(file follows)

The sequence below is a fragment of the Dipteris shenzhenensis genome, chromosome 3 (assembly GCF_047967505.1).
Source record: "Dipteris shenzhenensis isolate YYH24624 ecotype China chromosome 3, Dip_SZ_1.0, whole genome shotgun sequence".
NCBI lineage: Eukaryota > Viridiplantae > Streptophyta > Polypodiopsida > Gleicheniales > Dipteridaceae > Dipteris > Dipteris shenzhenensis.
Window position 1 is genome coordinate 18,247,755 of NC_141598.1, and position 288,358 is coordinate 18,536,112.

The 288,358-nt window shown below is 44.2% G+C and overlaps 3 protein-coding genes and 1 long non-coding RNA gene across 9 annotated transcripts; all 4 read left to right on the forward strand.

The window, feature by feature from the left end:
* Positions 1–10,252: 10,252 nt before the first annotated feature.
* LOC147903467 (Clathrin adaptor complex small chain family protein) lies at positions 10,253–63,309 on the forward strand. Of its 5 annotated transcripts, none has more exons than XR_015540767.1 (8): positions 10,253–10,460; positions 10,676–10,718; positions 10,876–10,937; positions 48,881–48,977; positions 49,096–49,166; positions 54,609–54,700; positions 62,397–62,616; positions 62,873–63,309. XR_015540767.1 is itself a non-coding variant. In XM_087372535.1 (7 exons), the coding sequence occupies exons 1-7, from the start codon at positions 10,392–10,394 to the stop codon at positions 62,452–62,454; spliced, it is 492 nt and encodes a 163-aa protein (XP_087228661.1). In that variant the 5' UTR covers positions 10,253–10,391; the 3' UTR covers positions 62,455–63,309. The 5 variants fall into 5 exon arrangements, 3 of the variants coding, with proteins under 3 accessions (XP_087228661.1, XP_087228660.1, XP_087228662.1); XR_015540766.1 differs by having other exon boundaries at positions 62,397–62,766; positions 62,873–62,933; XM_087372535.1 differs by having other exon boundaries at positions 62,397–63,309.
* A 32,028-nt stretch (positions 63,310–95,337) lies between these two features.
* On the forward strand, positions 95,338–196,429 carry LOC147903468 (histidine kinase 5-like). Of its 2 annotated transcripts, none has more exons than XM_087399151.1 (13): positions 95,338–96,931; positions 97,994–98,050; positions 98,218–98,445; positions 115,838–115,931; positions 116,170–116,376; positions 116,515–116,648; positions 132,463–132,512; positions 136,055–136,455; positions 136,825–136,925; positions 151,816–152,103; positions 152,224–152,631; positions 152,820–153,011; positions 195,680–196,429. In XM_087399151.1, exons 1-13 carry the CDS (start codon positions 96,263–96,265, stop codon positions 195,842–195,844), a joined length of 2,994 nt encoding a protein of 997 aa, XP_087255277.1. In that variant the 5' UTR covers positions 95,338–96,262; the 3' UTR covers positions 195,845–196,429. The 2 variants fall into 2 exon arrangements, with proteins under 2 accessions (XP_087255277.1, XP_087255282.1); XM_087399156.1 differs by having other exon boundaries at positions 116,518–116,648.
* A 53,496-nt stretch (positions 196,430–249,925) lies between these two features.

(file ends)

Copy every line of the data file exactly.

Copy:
The sequence below is a fragment of the Dipteris shenzhenensis genome, chromosome 3 (assembly GCF_047967505.1).
Source record: "Dipteris shenzhenensis isolate YYH24624 ecotype China chromosome 3, Dip_SZ_1.0, whole genome shotgun sequence".
NCBI lineage: Eukaryota > Viridiplantae > Streptophyta > Polypodiopsida > Gleicheniales > Dipteridaceae > Dipteris > Dipteris shenzhenensis.
Window position 1 is genome coordinate 18,247,755 of NC_141598.1, and position 288,358 is coordinate 18,536,112.

The 288,358-nt window shown below is 44.2% G+C and overlaps 3 protein-coding genes and 1 long non-coding RNA gene across 9 annotated transcripts; all 4 read left to right on the forward strand.

The window, feature by feature from the left end:
* Positions 1–10,252: 10,252 nt before the first annotated feature.
* LOC147903467 (Clathrin adaptor complex small chain family protein) lies at positions 10,253–63,309 on the forward strand. Of its 5 annotated transcripts, none has more exons than XR_015540767.1 (8): positions 10,253–10,460; positions 10,676–10,718; positions 10,876–10,937; positions 48,881–48,977; positions 49,096–49,166; positions 54,609–54,700; positions 62,397–62,616; positions 62,873–63,309. XR_015540767.1 is itself a non-coding variant. In XM_087372535.1 (7 exons), the coding sequence occupies exons 1-7, from the start codon at positions 10,392–10,394 to the stop codon at positions 62,452–62,454; spliced, it is 492 nt and encodes a 163-aa protein (XP_087228661.1). In that variant the 5' UTR covers positions 10,253–10,391; the 3' UTR covers positions 62,455–63,309. The 5 variants fall into 5 exon arrangements, 3 of the variants coding, with proteins under 3 accessions (XP_087228661.1, XP_087228660.1, XP_087228662.1); XR_015540766.1 differs by having other exon boundaries at positions 62,397–62,766; positions 62,873–62,933; XM_087372535.1 differs by having other exon boundaries at positions 62,397–63,309.
* A 32,028-nt stretch (positions 63,310–95,337) lies between these two features.
* On the forward strand, positions 95,338–196,429 carry LOC147903468 (histidine kinase 5-like). Of its 2 annotated transcripts, none has more exons than XM_087399151.1 (13): positions 95,338–96,931; positions 97,994–98,050; positions 98,218–98,445; positions 115,838–115,931; positions 116,170–116,376; positions 116,515–116,648; positions 132,463–132,512; positions 136,055–136,455; positions 136,825–136,925; positions 151,816–152,103; positions 152,224–152,631; positions 152,820–153,011; positions 195,680–196,429. In XM_087399151.1, exons 1-13 carry the CDS (start codon positions 96,263–96,265, stop codon positions 195,842–195,844), a joined length of 2,994 nt encoding a protein of 997 aa, XP_087255277.1. In that variant the 5' UTR covers positions 95,338–96,262; the 3' UTR covers positions 195,845–196,429. The 2 variants fall into 2 exon arrangements, with proteins under 2 accessions (XP_087255277.1, XP_087255282.1); XM_087399156.1 differs by having other exon boundaries at positions 116,518–116,648.
* A 53,496-nt stretch (positions 196,430–249,925) lies between these two features.